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Different Types of Solar Panels: Pros and Cons

Have you ever looked on a roof of a building or home and seen solar panels and then wondered how they work? Are they just there as a source of heat to make water hot, or do they somehow convert the rays of the sun into energy? With increased awareness of the problems of many conventional types of energy production, as well as the growth of solar as an industry, solar panels on residences have become much more prevalent.

Consumers now have options beyond using solar as a thermal source, and now we have technologies that allow us to produce electricity using silicon-based photovoltaic cells. Solar energy itself has pros and cons, as do many other clean energy forms that depend on renewable sources; but when you look at the evolution of photovoltaic cells as a means of harnessing the power of our star and using it to run all the appliances, heating and cooling systems, phone chargers, and everything else in your home that runs on electricity, the benefits are undeniable.

Monocrystalline vs. Polycrystalline vs. Thin Film Solar

Most photovoltaic solar panels are basically silicon crystals that convert solar energy into electricity. There are pros and cons to the three main types: monocrystalline, polycrystalline and thin film solar. If you are simply looking at efficiency, monocrystalline cells are the best choice; their efficiency rating for generating electricity is often above 20 percent. Because they are cut from a single source of silicon, they also end up looking more uniform.

Monocrystalline vs. polycrystalline vs. thin film solarWhen you see solar panels that look black, most likely they are monocrystalline, because that is how the light interacts with a purely cut piece of silicon. However, because we are looking at one piece of silicon large enough to slice into cells, this process makes monocrystalline cells the most expensive to produce, and this cost is passed on to the consumer.

Polycrystalline cells are made from fragments of silicon left over from creating monocrystalline panels. The fragments are melted together to form the wafers that make up the cells. Since they can be pieced together in this way, they are both less efficient and less attractive when formed into cells; however, they are less expensive since they are made by fusing the fragments.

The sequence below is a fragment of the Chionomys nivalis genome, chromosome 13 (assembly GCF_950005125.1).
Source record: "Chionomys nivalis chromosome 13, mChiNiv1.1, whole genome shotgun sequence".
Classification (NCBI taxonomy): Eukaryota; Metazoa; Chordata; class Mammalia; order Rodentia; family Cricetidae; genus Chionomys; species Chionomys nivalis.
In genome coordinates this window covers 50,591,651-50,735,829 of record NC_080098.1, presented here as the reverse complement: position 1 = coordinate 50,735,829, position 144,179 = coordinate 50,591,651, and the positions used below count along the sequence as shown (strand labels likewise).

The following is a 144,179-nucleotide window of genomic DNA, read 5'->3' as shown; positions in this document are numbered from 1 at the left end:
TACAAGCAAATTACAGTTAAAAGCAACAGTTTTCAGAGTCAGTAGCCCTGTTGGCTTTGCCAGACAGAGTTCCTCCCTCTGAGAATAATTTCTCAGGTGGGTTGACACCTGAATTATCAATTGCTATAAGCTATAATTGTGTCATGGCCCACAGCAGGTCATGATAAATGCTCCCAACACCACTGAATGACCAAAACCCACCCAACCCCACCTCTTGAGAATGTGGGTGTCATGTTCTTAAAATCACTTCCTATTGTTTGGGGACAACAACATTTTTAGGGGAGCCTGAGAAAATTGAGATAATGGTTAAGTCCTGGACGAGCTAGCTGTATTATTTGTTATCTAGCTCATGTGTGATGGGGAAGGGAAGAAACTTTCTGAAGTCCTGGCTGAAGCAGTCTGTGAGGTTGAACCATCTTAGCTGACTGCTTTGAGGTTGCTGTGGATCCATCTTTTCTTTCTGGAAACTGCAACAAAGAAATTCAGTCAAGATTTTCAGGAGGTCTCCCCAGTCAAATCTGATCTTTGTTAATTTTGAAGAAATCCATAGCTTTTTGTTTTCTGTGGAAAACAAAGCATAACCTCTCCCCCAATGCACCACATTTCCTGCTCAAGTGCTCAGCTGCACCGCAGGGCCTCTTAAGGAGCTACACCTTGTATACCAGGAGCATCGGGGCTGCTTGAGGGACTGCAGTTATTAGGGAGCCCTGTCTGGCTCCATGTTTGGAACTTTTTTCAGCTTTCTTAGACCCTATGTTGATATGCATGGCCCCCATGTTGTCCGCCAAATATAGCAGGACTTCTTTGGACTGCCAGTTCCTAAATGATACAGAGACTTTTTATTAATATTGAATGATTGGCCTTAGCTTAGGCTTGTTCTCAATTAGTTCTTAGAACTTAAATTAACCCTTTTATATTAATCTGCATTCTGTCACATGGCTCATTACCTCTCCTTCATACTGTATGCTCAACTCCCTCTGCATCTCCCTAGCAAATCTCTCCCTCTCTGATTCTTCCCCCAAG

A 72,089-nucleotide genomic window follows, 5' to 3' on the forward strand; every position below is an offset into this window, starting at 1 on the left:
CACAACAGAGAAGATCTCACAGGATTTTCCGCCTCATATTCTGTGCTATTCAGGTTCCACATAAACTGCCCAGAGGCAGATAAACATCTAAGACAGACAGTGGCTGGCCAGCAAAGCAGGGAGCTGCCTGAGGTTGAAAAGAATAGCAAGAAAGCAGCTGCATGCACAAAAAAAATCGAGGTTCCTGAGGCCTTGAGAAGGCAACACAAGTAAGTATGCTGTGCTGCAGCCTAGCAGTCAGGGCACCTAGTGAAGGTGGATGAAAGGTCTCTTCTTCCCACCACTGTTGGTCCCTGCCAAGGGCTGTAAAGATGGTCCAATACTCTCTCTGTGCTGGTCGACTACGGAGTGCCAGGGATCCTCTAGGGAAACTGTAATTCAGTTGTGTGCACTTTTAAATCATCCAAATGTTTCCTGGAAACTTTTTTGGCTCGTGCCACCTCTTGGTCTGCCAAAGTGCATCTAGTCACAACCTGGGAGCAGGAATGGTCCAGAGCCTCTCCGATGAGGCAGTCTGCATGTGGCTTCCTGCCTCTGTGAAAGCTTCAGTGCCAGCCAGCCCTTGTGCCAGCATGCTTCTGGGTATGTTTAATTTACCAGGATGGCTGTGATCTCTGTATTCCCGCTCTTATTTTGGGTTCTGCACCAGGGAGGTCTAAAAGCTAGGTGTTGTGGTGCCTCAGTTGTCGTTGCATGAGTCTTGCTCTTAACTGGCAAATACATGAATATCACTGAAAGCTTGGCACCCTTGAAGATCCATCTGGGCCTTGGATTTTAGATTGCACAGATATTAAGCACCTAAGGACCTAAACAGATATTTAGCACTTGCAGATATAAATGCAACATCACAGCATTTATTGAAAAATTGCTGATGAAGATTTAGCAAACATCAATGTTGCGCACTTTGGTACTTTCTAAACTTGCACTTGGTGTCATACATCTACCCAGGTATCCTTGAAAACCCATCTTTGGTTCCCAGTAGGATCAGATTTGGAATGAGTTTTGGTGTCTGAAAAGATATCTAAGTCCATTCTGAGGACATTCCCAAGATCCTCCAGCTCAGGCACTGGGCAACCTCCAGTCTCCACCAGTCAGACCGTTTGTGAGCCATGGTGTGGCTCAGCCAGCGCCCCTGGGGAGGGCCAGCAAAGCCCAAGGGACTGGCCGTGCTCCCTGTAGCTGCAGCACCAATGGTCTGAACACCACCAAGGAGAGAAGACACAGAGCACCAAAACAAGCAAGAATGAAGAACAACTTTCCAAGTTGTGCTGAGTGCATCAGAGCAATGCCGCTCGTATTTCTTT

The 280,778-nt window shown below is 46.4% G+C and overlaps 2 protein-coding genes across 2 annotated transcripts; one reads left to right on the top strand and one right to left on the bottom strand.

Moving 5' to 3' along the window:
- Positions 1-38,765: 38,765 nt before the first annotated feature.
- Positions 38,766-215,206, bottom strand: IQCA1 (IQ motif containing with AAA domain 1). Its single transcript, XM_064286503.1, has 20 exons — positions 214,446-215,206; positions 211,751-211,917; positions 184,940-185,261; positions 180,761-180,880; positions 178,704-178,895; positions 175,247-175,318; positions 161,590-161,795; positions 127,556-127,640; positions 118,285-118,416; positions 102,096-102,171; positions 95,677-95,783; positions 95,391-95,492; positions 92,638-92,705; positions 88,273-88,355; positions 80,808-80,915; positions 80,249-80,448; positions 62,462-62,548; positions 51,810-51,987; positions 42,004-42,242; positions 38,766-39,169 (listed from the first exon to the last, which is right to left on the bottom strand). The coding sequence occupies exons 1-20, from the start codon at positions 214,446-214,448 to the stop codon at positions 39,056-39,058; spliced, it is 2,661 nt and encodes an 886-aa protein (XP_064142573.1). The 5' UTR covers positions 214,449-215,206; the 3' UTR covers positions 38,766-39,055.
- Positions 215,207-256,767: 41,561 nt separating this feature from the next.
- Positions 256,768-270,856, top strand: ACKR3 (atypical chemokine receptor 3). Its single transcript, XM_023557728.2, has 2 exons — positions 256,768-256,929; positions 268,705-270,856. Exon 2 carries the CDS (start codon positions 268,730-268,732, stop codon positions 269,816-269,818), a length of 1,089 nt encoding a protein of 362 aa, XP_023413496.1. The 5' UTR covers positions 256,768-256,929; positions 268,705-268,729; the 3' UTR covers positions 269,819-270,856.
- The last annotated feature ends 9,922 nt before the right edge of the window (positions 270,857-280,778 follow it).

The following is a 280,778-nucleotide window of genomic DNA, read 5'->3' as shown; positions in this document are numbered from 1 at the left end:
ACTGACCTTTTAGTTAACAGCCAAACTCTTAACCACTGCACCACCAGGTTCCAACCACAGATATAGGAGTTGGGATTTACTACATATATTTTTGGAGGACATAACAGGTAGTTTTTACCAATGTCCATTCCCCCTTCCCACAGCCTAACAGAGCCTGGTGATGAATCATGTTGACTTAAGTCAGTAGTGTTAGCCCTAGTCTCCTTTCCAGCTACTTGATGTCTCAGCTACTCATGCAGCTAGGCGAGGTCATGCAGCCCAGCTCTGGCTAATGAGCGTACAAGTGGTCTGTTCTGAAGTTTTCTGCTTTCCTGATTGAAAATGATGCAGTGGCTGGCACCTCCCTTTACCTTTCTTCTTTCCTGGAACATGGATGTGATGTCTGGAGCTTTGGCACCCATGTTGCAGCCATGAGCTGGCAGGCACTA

When these panels are constructed, the wafers are arranged in rectangular patterns and covered with protective glass. They end up having a bluer tint than monocrystalline panels because that is how the light is reflected back by the fragments. If money is the driving force behind your decision-making, polycrystalline panels should be your choice, even though there is a loss of efficiency. Their rating is about 17 percent.

Not only are polycrystalline panels less efficient; they do not come in wattage ratings as high as those for monocrystalline, which are capable of producing more electricity, with monocrystalline panels often coming in 300w-350w ratings.

Thin film solar is created often with very different materials and a completely different process. These panels are most commonly made from CdTe, or cadmium telluride. Thin film made with CdTe consists of layers of material sandwiched between layers of transparent conductive material and encased in glass. While CdTe is the most common material used to create thin film, it can also be constructed with other combinations of elements.

Copper Indium Gallium Selenide (CIGS) panels take these elements and place them all between two layers of conductive material. Electrodes on either end capture the electricity that is generated. As the name implies, the biggest advantage of the thin film cells is how unobtrusive they are. They are 350 times thinner than the purely silicon-based cells, although once they are encased, the panels themselves are not that much thinner.

There is a serious drop in efficiency with thin film panels, with most of them running around 11 percent. There isn’t really a standard size for thin film solar panels the way there is for monocrystalline and polycrystalline cells because of the way they are constructed. The wattage varies based on the size of the sheet of thin film. The cost of installing thin film is lower than either monocrystalline or polycrystalline panels because of the ease with which they are manipulated.

What it basically comes down to are two deciding factors: your budget and the amount of space you have for the install. If you have a ton of space, you are better off with thin film, because it is cheaper and you can put in a large enough sheet that the loss of efficiency and lower wattage don’t matter. If you have the money though, the silicon-based cells are the way to go, because they are more efficient in a smaller space.